There, you can conduct an online check of the company. Simply enter the business name—in some cases, you'll have to find out the camp's parent company—and the location, and you can take a look at the organization's BBB rating and find any complaints filed against them.

If there are complaints, bring them up with the camp and ask for an explanation. Know what issues others have had with the company and how they were resolved.

 

10. Are references available?

Along with checking out complaints, be sure to seek references for camps you are seriously considering. References provide feedback on the good, the bad and the ugly of a  camp.

You can (and should) ask a camp director for references. If he doesn't provide you with any, there's reason for concern.

However, recognize that camp-supplied references can be biased. Since the director is referring you to those families, odds are, they're happy customers.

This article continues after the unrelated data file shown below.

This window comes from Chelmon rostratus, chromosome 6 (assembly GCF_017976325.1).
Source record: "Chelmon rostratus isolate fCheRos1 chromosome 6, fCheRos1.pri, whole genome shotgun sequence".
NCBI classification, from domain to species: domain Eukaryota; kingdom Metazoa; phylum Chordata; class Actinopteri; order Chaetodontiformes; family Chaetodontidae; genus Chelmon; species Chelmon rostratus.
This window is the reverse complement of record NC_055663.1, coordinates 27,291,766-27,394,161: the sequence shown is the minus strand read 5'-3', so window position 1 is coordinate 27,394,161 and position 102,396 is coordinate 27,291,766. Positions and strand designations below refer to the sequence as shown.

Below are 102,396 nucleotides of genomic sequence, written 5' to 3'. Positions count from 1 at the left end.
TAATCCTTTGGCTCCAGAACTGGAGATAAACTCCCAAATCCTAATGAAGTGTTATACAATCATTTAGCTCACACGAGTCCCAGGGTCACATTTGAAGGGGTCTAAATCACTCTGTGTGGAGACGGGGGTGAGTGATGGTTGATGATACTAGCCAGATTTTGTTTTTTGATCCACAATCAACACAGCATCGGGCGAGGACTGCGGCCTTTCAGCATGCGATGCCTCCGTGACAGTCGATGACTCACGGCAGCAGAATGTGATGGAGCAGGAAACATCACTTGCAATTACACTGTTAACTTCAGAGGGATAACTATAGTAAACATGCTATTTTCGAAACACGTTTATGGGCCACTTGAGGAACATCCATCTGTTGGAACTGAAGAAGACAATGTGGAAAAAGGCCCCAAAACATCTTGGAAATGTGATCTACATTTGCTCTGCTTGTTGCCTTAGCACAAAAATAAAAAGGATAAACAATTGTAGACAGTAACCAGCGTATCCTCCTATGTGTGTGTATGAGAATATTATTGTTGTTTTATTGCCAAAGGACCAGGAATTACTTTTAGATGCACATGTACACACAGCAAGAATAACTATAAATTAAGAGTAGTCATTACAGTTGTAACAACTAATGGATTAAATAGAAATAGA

There are camp rating websites, such as campratingz.com, but those are often biased, too. Disguntled staffers or others with a bone to pick sometimes use the anonymity of the Internet to post nasty comments about a camp.

“Take them with a grain of salt,” advises Rivers.

A better way to check references, according to Rivers, is through her company, Tips on Trips and Camps. They keep tabs on the 2,000+ people they place and keep their feedback on file.

Her organization can put you in contact with families who have gone through the process already, and they're more likely to give an honest opinion than a reference supplied by the camp, she says.

 

Go Forth with Safety First!

While putting your child's care in someone else's hands can be intimidating for both you and your child, getting these essential questions answered is an important first step in preparing for a safe, educational and fun summer camp experience.

Here's hoping you spend those sunny summer days worrying about what to put in a care package rather than what your child is up to at camp!